As part of our Stats 101 class today, we learnt about some ways Tableau calculates some important descriptive statistics. One of these was a Weighted Average.
For the uninitiated, weighted averages are a way to calculate an average, when some points may contribute more than others. An example of this would be university final year scores, where, for example, coursework may make up 20% of your final grade for the year, with assignments making up another 30% and final exams making up the last 50%. A score of 80/100 for coursework may seem like a higher number than if you were to get a 50/80 for your final exams, however due to the different weighting of those scores, don't expect to see your final score closer to the 80, but rather to the 50 (never get your hopes up with weightings, learnt that the hard way).
To take these different weightings into account, we learnt about a formula today which would help make it much easier to understand and consequently, easier to compute in Tableau. To do this, we want to get the actual score, divided by the maximum score, before then multiplying that figure by the percentage in decimal form. In the case of our coursework grade example, we'd be dividing 80 by 100, giving us 0.8, before then multiplying 0.8 by 0.2, giving us 0.16. We'd then follow this same formula for the next couple marks for both assignments and final exams, before then adding those numbers together to get the final mark for the year.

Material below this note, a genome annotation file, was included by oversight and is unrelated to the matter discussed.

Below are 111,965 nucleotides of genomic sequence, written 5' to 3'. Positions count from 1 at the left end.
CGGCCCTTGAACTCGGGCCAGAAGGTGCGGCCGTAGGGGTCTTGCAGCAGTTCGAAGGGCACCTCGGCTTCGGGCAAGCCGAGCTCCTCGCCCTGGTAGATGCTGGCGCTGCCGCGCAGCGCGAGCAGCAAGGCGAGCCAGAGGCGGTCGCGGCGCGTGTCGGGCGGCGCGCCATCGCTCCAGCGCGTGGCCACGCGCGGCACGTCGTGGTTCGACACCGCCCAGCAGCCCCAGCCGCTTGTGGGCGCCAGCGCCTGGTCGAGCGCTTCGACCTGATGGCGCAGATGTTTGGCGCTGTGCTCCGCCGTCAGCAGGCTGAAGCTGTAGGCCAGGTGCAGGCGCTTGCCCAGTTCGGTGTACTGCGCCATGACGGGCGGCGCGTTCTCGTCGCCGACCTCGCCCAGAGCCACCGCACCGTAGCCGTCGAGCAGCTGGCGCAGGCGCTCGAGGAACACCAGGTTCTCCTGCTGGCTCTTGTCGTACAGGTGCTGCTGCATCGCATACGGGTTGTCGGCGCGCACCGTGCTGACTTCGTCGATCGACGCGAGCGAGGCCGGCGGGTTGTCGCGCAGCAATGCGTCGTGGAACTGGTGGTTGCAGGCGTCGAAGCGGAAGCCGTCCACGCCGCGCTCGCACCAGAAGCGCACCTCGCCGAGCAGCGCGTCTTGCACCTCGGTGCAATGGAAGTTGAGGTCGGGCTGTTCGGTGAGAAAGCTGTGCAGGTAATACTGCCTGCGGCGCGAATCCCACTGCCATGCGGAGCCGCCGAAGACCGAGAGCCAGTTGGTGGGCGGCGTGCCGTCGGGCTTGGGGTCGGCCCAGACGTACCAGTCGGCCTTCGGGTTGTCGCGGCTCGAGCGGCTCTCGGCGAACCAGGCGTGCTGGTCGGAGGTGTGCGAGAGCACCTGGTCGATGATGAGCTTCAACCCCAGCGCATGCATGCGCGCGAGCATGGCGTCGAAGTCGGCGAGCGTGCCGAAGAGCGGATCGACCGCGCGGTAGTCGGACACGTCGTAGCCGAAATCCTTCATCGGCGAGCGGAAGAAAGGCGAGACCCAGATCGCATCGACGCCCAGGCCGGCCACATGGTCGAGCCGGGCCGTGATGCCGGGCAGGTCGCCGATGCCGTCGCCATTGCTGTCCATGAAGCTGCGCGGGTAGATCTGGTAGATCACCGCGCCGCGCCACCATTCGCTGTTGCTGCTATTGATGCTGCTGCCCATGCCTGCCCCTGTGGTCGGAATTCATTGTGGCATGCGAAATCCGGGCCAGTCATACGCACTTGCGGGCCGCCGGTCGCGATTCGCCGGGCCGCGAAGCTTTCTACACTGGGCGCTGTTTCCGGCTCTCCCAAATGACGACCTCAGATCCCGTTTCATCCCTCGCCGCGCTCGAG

Now, for the likes of Tableau, its a lot simpler since its a single calculation, compared to repeating it three times like in the example I hopefully explained well enough above.
With this calculation, we're taking into account the quantity of the products sold on everyone's favourite dataset, Superstore. With this, we've now got the weighted average of the profit received by the store and can look at in relation to the likes of region, and see how those different quantities can affect the overall average profit of the company.
We can see that with the weighting of differing quantities taken into account, the overall average profit for each region increases quite noticeably. It's an interesting angle to analysis to take and I can see myself using this for potential projects in the future where weighting would be an interesting factor to look into!